Spirituality is Intoxication

Spiritualism   has   been   metaphorically  considered  to  be  a form  of  intoxication  throughout history. As with any metaphor, this overshadows a large portion of what true spirituality actually entails. Many  famous  poets  have  referred  to wine and drunkenness to express how one  feels  when  in  a  spiritual  state. Shouldn’t   one   feel   beside   oneself when  in  a  state  of  spiritual  wonder?  Shouldn’t  one  feel  intoxicated  when they connect to the divine?
I remember volunteering for a group of students visiting the Shrine of Imam al- Rida  (a)  in Mashhad, Iran. The students had travelled from the United Kingdom just to visit this shrine. They were typical young English Muslims, using weird British  slang  (which  took  some  time to  get  used  to).  Since  they  did  not  fit into  the  “ultra-religious/spiritual”  box, I  wondered  what  effect  visiting  the shrine would have on them.
The students put their heads down in deep  thought  as  we  rode  the  bus  to the shrine for the very first time. To my astonishment, when we reached it and they alighted the bus with their eyes fixated on the golden dome, they started to weep. The visit turned out to be an incredibly strong emotional experience for  the  young  boys  and  girls.  Then, when we returned to the hotel, one of the  students  said  that  he  felt  as  if  he was on “a spiritual high.”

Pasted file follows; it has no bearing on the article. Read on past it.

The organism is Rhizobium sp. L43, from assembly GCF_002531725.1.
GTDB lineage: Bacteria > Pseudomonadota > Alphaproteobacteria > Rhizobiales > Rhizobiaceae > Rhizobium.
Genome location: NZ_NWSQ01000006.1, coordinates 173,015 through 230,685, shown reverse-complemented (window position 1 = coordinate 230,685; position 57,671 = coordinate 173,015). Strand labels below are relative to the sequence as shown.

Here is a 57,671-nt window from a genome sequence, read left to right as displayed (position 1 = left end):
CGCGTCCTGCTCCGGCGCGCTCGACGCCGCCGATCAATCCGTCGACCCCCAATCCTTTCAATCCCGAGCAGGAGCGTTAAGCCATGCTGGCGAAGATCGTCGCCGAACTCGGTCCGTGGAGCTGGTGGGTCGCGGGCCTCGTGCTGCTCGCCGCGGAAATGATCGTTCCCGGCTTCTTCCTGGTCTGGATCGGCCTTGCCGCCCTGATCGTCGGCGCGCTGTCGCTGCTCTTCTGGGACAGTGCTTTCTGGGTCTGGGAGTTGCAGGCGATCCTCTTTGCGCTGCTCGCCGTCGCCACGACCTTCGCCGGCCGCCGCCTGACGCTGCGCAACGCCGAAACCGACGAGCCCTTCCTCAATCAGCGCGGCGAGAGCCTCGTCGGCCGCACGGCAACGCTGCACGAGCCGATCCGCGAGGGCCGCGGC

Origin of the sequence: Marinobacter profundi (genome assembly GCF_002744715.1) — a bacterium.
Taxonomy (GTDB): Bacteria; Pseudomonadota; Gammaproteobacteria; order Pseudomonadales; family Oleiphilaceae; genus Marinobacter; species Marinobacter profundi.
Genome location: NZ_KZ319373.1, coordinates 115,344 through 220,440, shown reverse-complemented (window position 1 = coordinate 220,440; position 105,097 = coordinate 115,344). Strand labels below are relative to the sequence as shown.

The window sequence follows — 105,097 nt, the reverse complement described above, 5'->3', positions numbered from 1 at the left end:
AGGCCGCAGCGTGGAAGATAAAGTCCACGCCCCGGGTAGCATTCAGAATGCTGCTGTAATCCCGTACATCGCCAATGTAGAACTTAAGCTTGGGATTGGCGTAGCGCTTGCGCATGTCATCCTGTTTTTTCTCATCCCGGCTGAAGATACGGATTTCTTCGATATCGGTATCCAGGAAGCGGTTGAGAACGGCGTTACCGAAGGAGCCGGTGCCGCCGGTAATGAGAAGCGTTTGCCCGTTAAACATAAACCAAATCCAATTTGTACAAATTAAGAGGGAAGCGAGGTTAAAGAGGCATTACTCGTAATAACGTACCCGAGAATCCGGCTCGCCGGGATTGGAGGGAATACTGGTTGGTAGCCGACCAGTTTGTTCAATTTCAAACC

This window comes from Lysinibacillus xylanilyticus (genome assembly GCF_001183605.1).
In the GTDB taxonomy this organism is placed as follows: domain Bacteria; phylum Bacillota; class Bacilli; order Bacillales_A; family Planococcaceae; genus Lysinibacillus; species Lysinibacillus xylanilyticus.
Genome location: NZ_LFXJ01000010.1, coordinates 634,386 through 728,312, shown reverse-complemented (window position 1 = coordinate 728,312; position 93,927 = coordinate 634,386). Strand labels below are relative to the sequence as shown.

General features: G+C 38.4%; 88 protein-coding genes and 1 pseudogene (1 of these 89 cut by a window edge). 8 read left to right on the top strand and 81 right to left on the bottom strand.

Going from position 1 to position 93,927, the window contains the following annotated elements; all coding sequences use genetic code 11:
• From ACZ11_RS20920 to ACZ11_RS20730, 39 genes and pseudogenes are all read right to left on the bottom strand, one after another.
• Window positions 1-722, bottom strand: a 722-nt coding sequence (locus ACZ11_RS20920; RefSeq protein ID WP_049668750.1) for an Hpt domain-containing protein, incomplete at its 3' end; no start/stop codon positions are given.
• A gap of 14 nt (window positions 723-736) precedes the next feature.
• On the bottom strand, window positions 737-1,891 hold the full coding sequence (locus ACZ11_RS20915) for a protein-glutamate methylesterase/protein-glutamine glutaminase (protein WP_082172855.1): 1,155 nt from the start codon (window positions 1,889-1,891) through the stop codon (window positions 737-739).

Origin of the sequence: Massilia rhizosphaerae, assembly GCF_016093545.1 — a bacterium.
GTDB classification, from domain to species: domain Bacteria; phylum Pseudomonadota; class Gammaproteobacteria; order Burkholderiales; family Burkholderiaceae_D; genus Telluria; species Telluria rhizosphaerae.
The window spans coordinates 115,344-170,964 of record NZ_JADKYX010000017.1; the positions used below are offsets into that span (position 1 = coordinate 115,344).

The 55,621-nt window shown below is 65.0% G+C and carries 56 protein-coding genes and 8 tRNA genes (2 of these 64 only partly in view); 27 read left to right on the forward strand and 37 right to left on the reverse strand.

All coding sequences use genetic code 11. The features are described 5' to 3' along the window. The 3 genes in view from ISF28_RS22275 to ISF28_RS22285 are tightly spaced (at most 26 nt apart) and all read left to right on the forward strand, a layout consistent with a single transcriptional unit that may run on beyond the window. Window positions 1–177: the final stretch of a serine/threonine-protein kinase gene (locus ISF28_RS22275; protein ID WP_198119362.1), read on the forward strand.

He used the term “high” to explain how he  felt  spiritually.  Spirituality  can  be described as the strong feeling that one experiences when one connects to the divine.  This intense experience creates a sense of extreme internal satisfaction which  is  compared,  through  similar metaphors,  to  the  feeling  that  one experiences when he is intoxicated by wine, or even narcotics.  It is a state of true consciousness.
This is not a modern metaphor. It has been  used  throughout  history.  Many poets  have  tried  to  express  their  feelings  when  they  enter  a  state  of  spirituality.  Such  metaphors  are  found  in the poems of Jalal ad-Din Muhammad Balkhi, popularly known as Rumi. Many of his poems mention wine and drunkenness,  even  though  he,  as  a  devout Muslim mystic, never drank any form of alcohol. Take the following poem as an example: “The God-Intoxicated are not sobered by old age, They remain beside themselves ‘’til the last trump.” (Rumi, 176)